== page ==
The Health Service Executive (HSE, 2019) initiated a ‘Get active’ programme aimed at promoting the benefits of physical activity which includes; research to show that exercise reduces the feelings of depression and anxiety, increases mood and overall well-being, improves sleep, and enhances energy and productivity levels. Exercise also reduces the feelings of stress felt in the everyday life of a working human.
While we exercise, the body’s adrenaline and cortisol levels are at a peak, playing on the sympathetic nervous system (‘fight or flight’ hormones). Because this is a physical stress, once the body stops exercising (stops using the ‘fight or flight’ response), the body then utilises the parasympathetic nervous system which is our ‘rest and digest’ system. In this era, due to work, careers and family stressors, our body is constantly in a sympathetic response which is never peaked or elevated making it constant. By using exercise, we peak this response in order for our bodies to ‘rest and digest’ and enable the body to relax.
As well as the mental and physiological attributes of exercise, research also shows weight training can aid in reversing the onset of osteoporosis (osteopenia) which is prevalent mostly in women aged 50+ in Ireland(HSE,2019). In Ireland, due to our geographical location, we lack sources of vitamin D due to scarce amount of sunlight, and also due to the increase in processed and inorganic food in our diet.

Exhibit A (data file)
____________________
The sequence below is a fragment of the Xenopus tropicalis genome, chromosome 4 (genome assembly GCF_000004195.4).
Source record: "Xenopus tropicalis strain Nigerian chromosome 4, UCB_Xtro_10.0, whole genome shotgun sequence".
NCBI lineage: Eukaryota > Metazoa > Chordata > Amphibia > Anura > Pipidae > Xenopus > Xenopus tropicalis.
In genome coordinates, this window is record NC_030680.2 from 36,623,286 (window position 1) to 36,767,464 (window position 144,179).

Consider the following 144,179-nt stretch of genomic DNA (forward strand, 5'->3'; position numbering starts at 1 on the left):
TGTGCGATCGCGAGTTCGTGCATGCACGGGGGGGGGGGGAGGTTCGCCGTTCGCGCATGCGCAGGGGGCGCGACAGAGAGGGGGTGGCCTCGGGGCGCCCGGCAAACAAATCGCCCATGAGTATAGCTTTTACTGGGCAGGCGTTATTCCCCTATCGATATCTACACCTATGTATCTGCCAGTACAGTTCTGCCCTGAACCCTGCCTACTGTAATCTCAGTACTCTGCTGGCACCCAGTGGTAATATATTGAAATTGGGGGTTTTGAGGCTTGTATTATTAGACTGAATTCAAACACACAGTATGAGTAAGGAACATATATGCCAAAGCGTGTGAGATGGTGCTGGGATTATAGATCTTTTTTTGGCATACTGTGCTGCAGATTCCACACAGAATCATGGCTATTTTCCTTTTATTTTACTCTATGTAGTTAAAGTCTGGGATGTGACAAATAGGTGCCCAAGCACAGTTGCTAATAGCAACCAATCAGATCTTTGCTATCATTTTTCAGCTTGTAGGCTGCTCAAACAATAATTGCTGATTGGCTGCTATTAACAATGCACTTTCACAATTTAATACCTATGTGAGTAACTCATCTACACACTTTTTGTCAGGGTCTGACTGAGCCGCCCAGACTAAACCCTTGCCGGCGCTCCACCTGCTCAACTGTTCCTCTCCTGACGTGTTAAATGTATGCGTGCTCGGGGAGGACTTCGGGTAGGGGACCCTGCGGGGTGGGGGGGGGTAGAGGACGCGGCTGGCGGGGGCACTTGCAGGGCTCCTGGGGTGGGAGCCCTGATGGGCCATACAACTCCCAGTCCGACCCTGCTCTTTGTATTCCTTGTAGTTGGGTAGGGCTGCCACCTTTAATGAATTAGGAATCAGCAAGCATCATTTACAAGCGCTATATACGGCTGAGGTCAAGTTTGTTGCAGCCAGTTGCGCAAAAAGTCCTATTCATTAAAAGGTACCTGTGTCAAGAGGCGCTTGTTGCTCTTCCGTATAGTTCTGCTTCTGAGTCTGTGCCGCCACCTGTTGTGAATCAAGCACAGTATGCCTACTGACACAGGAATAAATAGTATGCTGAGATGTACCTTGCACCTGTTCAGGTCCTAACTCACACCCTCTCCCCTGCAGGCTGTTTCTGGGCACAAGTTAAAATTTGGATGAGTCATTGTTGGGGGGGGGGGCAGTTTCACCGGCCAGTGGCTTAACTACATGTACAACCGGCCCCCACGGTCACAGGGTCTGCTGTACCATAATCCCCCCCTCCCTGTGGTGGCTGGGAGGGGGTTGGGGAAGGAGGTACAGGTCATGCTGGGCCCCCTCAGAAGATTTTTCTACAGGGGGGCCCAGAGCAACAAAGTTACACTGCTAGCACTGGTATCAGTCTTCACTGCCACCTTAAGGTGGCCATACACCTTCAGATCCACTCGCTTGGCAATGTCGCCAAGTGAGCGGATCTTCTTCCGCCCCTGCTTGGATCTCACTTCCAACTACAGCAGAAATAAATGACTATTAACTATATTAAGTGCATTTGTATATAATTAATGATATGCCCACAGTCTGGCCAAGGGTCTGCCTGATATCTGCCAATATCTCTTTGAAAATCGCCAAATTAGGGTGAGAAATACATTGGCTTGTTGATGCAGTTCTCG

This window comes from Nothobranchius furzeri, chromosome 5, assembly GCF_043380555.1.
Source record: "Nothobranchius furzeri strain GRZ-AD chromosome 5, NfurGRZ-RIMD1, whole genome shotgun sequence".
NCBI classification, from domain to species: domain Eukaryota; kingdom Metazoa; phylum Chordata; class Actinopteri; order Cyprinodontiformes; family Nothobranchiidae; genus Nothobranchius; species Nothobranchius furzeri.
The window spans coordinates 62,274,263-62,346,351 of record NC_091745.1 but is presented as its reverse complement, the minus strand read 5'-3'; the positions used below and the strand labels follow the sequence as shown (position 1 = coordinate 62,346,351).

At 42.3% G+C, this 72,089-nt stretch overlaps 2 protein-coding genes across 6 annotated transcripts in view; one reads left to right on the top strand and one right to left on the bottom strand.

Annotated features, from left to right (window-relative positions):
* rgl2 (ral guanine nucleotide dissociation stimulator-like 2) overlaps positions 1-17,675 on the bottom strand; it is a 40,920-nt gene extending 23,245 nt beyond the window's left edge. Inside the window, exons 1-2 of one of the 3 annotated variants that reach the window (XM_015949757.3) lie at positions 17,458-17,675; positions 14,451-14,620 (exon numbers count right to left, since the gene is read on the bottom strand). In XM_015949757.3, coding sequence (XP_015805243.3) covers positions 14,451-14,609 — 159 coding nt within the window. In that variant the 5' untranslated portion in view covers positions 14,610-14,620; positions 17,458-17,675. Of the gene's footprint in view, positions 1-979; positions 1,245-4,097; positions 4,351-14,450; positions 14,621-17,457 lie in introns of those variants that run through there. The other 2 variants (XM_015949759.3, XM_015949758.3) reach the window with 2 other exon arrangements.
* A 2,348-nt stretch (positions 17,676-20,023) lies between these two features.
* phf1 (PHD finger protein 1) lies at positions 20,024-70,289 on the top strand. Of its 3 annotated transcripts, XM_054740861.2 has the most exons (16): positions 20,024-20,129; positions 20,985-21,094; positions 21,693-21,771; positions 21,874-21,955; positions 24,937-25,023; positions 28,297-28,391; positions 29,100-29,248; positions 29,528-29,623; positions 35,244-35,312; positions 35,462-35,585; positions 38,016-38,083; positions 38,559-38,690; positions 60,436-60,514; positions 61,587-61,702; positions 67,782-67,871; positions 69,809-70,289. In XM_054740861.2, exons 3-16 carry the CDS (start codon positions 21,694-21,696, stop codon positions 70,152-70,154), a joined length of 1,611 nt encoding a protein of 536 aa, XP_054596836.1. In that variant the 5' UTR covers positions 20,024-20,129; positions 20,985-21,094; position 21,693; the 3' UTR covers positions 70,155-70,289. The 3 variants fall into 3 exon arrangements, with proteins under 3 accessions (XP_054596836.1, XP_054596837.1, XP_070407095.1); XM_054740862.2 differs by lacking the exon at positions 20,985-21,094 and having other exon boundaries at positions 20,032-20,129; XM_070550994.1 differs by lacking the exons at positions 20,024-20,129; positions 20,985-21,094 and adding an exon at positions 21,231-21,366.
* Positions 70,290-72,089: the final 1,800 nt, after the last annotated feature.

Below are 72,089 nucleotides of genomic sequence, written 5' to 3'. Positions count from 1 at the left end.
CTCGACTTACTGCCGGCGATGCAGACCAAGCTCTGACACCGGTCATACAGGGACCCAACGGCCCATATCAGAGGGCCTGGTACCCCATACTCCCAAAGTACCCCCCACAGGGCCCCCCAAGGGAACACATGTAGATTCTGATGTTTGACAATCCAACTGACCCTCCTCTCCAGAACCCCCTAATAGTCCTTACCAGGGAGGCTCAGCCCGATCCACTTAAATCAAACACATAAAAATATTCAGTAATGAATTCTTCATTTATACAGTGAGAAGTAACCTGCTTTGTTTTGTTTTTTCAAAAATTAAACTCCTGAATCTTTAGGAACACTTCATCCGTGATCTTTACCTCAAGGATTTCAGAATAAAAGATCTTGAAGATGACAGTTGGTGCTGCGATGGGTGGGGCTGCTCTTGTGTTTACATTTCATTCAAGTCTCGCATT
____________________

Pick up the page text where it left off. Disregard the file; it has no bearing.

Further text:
By making simple amendments to our diet and including 30 minutes of exercise a day as per the HSE (2019), we can help reverse these issues along with improving our cardiovascular and respiratory systems. Bone density is also increased which in turn makes our bone cells stronger and less likely to break due to medical conditions such as osteoporosis. Other conditions such as hypertension, type-II diabetes mellitus, and obesity can also be reversed through diet and exercise, with the aid of medications in some cases (MAYO clinic, 2019).
In addition to the medical and emotional benefits of exercise, regular physical activity plays a pivotal role in our circadian rhythm which is your body’s ‘internal clock’. This sends signals from the brain to the body as to when it needs to be alert or asleep which some people find difficult to regulate due to the stressors and pressures of everyday life.
By exercising, and which I have also discussed before about putting the body into a ‘fight or flight’ response, the body then gets physically fatigued which then brings on the resting phase post exercise. This then encourages and induces sleep at a quicker pace. By using exercise to regulate your body clock, the productivity of that individual is then increased the following day due to more energy levels (Journal of Circadian rhythm, 2018). This again illustrates the importance of regular exercise along with a balanced diet.